The goal of this project is to identify and characterize novel inhibitors of human N-myristoyltransferase (NMT) that are effective as cancer therapeutic agents. Studies have shown that NMT catalyzes critical steps in the processing of several oncoproteins, and that genetic inhibition of this process ablates carcinogenesis. NMT attaches a myristoyl lipid to the N-terminus of specific target proteins. This irreversible lipidation enables protein conformational changes, membrane association, and further posttranslational processing, all of which confer activity to these target proteins. Furthermore, NMT is overexpressed in various human cancers. This finding, in conjunction with the necessary processing of oncogene products, identifies NMT as a potential therapeutic target against cancer. Despite this accumulating evidence, pharmacological inhibition of NMT as a means of cancer therapy remains unexplored. To address this problem, we have initiated a project to discover and characterize small molecule inhibitors of human NMT. By developing a novel screening assay and testing a library of synthetic compounds, we identified two chemotypes that inhibit NMT activity: cyclohexyl-octahydro-pyrrolo[1,2- a]pyrazine (COPP) and adamantine-containing compounds (ACC). Compounds sharing these chemotypes were isolated from the library and demonstrated in vitro and in vivo potency. To develop proof of principle evaluations of the potential utility of these chemotypes, the following Specific Aims will be addressed in this project: 1. Design and synthesize analogs of cyclohexyl-octahydro-pyrrolo[1,2-a]pyrazines and adamantine-containing compounds using QSAR and computational enzyme docking studies. 2. Evaluate these compounds using purified recombinant human NMT and cell-based assays. 3. Determine the in vivo toxicity, pharmacokinetics and antitumor activity of lead NMT inhibitors.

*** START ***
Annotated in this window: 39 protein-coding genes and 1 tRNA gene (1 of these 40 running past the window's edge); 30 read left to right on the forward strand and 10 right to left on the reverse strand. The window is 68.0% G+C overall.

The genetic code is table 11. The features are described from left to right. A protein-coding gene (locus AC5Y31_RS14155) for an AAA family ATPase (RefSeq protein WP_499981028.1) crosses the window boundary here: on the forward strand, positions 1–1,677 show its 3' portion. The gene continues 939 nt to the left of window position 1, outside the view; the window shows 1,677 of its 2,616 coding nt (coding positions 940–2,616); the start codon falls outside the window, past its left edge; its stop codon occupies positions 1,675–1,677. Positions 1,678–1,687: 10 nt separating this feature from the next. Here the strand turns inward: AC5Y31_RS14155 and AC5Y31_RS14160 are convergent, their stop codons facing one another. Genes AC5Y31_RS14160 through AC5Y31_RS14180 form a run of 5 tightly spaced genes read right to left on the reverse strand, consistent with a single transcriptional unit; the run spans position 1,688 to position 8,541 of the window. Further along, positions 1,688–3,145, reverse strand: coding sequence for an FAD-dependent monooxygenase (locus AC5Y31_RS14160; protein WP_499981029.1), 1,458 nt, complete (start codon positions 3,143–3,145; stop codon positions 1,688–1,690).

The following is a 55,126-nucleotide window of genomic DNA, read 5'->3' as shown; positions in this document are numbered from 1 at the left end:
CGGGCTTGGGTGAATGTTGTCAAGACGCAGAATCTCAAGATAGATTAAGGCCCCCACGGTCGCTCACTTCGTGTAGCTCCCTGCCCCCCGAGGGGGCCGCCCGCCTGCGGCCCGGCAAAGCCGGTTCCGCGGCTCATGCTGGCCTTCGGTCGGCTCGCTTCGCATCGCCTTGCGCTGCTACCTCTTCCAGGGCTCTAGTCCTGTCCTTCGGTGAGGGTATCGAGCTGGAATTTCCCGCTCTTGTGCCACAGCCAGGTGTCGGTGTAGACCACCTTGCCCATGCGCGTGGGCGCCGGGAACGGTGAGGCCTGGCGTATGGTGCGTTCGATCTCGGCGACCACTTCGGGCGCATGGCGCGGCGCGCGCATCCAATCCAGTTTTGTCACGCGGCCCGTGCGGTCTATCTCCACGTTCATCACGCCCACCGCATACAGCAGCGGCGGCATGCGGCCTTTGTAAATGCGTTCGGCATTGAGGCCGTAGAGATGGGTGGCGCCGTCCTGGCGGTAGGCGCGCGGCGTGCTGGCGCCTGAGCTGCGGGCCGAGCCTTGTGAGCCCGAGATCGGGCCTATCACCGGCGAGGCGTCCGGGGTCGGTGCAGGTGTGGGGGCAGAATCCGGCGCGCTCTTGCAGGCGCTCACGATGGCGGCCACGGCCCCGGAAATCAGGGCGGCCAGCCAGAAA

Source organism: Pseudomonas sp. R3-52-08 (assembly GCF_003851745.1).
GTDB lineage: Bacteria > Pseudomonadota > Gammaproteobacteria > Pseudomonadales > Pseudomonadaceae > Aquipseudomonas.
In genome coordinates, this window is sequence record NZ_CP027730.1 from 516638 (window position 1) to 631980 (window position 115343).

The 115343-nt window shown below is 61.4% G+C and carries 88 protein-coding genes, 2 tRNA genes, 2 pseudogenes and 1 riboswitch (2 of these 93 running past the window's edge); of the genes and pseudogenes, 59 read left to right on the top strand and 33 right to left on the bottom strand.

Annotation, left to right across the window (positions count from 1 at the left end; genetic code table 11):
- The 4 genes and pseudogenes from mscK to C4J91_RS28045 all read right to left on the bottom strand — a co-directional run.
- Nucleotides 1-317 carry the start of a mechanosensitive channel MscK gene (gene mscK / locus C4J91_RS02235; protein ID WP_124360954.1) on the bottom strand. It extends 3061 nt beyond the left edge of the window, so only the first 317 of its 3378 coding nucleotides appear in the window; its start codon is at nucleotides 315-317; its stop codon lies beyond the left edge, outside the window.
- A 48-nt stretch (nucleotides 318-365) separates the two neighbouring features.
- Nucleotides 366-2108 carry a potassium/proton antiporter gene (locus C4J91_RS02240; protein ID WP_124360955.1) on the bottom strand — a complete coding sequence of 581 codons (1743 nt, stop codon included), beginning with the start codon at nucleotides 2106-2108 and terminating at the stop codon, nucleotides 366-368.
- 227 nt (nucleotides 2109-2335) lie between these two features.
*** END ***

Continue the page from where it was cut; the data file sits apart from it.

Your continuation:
|Ducker, Charles E; Upson, John J; French, Kevin J et al. (2005) Two N-myristoyltransferase isozymes play unique roles in protein myristoylation, proliferation, and apoptosis. Mol Cancer Res 3:463-76|